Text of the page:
While many companies are just now claiming that they have the technologies and know-how to create artificial skin, others like Shanghai's JALA Group have already succeeded in making 3D-printed skin from skin cells.
What sets JALA Group's work apart is that it created 3D-printed Asian skin, which is significant because Caucasian and Asian skin are texturally different. As one of the leading cosmetic companies in China, JALA Group is focused on developing cosmetics that are overall more suitable for Asian women. What this means for researchers is that they will be able to use 3D-printed Asian skin as a viable and cruelty-free alternative to animal testing.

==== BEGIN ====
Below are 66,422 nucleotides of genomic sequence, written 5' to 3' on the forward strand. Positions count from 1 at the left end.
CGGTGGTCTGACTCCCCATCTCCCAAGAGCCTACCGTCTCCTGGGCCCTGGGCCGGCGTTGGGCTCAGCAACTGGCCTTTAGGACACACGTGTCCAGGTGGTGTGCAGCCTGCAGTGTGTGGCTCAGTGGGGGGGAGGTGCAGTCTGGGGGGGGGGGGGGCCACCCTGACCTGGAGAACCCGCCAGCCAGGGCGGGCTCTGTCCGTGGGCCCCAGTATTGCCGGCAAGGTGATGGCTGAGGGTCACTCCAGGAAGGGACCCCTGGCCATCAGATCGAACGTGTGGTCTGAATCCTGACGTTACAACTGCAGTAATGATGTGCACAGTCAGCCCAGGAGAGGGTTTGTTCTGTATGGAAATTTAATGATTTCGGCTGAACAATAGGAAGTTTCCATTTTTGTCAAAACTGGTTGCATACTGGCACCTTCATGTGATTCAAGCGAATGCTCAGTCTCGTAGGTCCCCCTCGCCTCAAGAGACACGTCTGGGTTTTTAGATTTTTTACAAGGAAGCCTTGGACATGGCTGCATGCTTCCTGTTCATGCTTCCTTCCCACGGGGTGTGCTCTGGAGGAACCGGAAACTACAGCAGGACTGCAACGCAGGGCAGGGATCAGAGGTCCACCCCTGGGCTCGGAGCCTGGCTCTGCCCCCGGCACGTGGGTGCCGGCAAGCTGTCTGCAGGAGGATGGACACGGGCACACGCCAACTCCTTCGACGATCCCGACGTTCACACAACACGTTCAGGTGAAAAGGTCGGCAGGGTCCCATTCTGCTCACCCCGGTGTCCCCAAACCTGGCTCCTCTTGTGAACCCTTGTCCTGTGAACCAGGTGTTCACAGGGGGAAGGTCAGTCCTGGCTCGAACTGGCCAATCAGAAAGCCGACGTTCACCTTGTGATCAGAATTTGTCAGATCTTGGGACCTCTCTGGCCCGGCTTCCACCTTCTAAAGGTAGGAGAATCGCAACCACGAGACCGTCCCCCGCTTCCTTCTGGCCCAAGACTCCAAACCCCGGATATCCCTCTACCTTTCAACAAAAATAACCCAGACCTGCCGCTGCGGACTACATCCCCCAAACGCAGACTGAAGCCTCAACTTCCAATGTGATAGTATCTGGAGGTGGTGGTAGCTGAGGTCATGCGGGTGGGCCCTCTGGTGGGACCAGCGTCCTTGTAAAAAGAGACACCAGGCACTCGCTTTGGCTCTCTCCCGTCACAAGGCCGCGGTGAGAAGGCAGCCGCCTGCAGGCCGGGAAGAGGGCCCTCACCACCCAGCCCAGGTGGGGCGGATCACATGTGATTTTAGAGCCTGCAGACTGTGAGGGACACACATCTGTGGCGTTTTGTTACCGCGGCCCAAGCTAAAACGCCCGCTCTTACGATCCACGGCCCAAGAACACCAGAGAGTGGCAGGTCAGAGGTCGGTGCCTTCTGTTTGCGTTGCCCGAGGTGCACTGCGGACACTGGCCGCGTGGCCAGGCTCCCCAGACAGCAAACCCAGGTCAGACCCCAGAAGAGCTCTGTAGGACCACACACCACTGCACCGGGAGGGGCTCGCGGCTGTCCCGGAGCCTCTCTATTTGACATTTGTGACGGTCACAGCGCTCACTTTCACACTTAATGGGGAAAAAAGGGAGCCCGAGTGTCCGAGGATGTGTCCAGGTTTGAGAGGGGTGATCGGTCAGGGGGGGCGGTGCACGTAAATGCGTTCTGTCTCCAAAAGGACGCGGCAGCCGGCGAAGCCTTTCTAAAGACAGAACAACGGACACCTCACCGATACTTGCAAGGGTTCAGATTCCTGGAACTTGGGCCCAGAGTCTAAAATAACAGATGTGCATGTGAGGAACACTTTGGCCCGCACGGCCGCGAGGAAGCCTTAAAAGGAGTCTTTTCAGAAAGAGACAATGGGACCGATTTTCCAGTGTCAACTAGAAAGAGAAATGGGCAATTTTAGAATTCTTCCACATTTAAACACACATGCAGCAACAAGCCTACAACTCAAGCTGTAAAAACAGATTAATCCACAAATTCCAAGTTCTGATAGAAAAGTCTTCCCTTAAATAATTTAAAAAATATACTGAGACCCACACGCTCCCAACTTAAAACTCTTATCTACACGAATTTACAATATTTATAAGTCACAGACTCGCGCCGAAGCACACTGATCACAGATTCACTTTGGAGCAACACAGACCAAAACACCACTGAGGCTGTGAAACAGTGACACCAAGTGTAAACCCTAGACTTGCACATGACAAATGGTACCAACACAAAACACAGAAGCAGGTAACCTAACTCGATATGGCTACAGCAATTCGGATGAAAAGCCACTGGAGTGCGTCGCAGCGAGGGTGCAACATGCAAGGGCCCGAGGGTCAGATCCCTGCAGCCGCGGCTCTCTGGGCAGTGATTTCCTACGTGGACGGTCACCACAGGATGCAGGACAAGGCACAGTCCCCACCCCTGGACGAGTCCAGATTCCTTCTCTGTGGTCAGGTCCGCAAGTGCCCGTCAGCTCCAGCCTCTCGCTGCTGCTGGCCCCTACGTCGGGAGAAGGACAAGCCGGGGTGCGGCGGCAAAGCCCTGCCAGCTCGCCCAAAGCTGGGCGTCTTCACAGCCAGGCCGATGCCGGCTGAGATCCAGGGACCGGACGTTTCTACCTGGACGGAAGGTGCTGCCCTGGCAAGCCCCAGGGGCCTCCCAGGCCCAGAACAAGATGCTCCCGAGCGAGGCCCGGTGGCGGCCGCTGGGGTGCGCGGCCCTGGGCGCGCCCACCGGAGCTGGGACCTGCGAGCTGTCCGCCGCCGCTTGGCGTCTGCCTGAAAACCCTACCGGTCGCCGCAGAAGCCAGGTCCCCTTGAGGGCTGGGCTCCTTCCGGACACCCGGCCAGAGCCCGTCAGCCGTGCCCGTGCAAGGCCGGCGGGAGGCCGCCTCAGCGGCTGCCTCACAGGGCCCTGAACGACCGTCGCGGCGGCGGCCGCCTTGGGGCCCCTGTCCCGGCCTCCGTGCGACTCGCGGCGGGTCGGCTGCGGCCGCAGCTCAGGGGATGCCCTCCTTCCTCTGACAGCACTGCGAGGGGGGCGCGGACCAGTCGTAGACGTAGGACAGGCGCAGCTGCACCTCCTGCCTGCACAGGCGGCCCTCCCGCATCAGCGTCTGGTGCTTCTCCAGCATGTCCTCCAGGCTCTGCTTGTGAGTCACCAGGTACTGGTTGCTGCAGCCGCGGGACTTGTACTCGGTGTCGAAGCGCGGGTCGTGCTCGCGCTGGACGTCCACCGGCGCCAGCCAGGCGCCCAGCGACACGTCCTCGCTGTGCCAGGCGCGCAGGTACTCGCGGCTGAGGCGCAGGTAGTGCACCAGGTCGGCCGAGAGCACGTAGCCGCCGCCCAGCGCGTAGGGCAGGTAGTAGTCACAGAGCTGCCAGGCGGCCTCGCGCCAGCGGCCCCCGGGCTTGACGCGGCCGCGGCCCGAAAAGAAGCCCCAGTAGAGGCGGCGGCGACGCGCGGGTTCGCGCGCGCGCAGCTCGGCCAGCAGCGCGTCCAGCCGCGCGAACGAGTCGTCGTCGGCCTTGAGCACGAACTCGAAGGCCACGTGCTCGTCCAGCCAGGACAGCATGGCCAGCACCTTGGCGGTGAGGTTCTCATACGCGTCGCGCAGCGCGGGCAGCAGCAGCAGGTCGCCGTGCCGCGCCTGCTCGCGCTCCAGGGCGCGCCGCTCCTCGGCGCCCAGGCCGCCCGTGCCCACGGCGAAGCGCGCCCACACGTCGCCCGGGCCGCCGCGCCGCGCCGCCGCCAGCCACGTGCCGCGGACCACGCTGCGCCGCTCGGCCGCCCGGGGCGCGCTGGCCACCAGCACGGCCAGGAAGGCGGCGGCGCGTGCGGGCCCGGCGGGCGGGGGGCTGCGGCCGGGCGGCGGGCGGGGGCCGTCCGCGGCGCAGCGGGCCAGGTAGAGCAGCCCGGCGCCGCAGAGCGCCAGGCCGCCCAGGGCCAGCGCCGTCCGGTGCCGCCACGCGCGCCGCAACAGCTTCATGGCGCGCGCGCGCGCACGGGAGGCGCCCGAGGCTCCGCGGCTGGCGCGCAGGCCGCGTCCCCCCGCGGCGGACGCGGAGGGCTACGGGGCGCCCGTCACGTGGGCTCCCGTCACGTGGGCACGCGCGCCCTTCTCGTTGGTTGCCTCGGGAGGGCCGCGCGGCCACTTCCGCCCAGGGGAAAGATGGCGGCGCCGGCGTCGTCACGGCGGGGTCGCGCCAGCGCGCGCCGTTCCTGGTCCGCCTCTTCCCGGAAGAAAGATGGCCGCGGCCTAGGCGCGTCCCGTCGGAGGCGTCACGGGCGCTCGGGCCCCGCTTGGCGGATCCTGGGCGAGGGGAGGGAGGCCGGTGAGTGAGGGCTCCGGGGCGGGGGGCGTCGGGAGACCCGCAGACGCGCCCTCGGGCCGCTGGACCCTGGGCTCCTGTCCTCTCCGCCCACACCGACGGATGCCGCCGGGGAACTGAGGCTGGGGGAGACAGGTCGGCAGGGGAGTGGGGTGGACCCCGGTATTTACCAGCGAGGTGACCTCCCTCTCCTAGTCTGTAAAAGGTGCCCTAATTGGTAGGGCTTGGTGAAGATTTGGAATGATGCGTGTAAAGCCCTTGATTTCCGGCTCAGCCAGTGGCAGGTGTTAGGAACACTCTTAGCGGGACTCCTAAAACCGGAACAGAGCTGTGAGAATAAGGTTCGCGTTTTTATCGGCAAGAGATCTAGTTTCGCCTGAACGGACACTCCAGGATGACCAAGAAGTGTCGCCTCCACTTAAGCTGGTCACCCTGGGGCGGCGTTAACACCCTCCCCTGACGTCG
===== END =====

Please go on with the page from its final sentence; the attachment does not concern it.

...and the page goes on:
3D-printed organs and bones are becoming more common across the healthcare industry, and as this project shows, bioprinting technology has potential applications that go well beyond the walls of a hospital.
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